Biofuel can cause crude oil slump to $40 in ’07: expertPublished: Thursday, 7 December, 2006, 12:03 PM Doha Time
TOKYO: Crude oil prices in New York may tumble to $40 a barrel next year as demand for biofuel made from crops spurs investors to switch from energy to agricultural commodities, said Tetsu Emori, chief commodities strategist at Japan’s Mitsui Bussan Futures Ltd.
Shifting to biodiesel and ethanol additives may slow the growth of demand for gasoline and diesel in the US, Europe, and Japan, Emori said in an interview on Monday.
Emori predicted oil would rise to $96 a barrel in August this year because of the hurricanes in the US Gulf. Prices fell from a peak of $78.40 on July 14 after a calmer-than-usual storm season.
“Some people may say the 2006 oil bubble eventually was short-lived like a firework that sparks and disappears,’’ Emori, 40, said. “People called me crazy when I projected a couple of years ago oil to surge this year. They may do that again because I said oil may touch the $40 a barrel mark next year.’’
Oil consumers are increasing use of fuels and additives that derive from corn, soybean, sugar cane, and oilseed, as they try to reduce pollution. The switch may cause a shift of money from oil futures on the New York Mercantile Exchange to the grain futures market in Chicago, Emori said in Tokyo.
Biofuels may account for 7% of global transportation energy by 2030, provided governments implement International Energy Agency policies to promote alternatives to oil, the Paris-based adviser to oil-consuming nations said in its World Energy Outlook 2006 report.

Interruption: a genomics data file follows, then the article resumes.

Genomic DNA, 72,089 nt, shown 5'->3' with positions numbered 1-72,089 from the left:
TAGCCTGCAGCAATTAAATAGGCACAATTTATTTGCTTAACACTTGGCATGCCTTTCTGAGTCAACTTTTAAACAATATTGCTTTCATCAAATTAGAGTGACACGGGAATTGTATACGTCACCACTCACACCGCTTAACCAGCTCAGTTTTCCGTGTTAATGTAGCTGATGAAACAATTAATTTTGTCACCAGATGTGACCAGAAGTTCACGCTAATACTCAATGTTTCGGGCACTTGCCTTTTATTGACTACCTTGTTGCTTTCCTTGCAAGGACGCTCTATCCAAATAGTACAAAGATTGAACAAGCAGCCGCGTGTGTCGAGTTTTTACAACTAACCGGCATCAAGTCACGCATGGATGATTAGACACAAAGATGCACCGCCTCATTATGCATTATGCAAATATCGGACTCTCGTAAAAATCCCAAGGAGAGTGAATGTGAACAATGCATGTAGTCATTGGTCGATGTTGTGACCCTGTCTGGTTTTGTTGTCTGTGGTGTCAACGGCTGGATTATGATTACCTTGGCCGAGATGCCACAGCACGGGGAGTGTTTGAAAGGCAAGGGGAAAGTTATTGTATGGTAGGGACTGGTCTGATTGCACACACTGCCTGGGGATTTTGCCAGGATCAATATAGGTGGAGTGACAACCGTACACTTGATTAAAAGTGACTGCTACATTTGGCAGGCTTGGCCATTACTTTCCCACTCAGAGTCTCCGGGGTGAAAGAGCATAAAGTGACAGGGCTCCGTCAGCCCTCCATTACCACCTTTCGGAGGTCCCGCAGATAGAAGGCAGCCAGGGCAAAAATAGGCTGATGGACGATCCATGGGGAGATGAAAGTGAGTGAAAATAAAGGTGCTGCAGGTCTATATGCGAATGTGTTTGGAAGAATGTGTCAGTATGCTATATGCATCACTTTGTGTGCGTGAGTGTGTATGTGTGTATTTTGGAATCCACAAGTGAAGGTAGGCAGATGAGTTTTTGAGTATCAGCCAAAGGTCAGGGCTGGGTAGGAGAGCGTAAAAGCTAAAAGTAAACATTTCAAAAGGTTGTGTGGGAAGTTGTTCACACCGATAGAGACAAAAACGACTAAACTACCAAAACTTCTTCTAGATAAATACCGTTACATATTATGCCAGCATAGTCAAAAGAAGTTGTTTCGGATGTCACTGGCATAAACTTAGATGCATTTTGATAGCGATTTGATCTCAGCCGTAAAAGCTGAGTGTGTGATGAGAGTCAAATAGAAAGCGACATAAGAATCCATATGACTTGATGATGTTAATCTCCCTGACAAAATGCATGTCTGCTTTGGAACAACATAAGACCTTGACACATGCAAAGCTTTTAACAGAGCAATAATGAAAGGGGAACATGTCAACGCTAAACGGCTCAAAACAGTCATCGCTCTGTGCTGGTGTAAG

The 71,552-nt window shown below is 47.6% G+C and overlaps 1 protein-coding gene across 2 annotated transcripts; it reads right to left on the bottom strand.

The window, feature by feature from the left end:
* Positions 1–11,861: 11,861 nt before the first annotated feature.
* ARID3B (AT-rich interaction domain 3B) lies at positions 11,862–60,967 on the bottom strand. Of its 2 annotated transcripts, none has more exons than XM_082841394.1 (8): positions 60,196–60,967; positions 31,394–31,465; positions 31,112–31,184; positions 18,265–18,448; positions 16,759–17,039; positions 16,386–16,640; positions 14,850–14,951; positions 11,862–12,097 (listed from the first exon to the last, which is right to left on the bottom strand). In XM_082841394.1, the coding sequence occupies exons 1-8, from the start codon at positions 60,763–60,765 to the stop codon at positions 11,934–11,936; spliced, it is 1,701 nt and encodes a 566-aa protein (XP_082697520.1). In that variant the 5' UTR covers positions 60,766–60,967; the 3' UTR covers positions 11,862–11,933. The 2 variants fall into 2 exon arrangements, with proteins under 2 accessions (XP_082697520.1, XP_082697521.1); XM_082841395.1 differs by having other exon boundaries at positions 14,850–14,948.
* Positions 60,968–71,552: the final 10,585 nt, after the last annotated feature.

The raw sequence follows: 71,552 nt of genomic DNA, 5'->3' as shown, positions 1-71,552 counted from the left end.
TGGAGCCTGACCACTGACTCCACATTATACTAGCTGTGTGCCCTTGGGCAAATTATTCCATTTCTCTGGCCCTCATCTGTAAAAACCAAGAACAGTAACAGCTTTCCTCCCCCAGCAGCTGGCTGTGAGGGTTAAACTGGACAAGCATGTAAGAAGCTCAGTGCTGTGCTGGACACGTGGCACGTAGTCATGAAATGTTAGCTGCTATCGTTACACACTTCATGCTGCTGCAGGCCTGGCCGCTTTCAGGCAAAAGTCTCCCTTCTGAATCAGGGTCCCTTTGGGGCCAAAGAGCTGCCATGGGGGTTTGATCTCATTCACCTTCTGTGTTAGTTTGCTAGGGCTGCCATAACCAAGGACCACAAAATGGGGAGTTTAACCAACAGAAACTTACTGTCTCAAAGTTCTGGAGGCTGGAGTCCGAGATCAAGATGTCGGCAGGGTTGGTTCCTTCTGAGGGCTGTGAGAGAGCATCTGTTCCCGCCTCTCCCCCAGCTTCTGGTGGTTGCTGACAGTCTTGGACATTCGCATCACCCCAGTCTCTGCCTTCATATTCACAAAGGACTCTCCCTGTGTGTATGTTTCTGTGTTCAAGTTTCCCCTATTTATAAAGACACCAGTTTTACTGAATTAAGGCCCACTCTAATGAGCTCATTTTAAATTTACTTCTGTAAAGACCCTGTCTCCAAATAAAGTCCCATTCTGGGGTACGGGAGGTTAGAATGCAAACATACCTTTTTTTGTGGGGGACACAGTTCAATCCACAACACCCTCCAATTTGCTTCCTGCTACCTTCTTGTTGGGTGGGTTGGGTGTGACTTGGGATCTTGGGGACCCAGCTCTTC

Oil prices in New York have dropped 20% from the record set in July and traded at $62.71 a barrel at 4.47pm in Tokyo.
“Biofuels may be an epoch of great change for oil, possibly ending the spike in prices of crude we’ve seen in the past few years, and attract pension and commodity fund managers to pour more money into grains,’’ Emori said. “A record of $78.40 a barrel set on July 14 may eventually be the peak of oil in the years through the end of 2010.’’
Biofuels include gasoline blended with ethanol that’s made from sugar cane or grain and diesel mixed with vegetable oils. Prices for corn, used to make ethanol, have risen 47% in Chicago this year. Oil has gained 2.4%.
Crude oil will average $62 a barrel next year and $61 in 2008 in New York, according to the median forecast of 35 analysts surveyed by Bloomberg News.
Shinzo Abe’s government, an IEA member country, plans to increase consumption of biofuel for transportation to 500,000 kiloliters (3.15mn barrels) by the end of 2010 as part of efforts to cut greenhouse gas emissions and meet targets set under the Kyoto Protocol. Japan currently doesn’t use biofuel.
Starting in April 2010, Nippon Oil Corp and other Japanese refiners aim to supply about 12mn kiloliters of ethanol-blended gasoline, about 20% of the country’s total consumption, the Petroleum Association of Japan said in a statement in April. – Bloomberg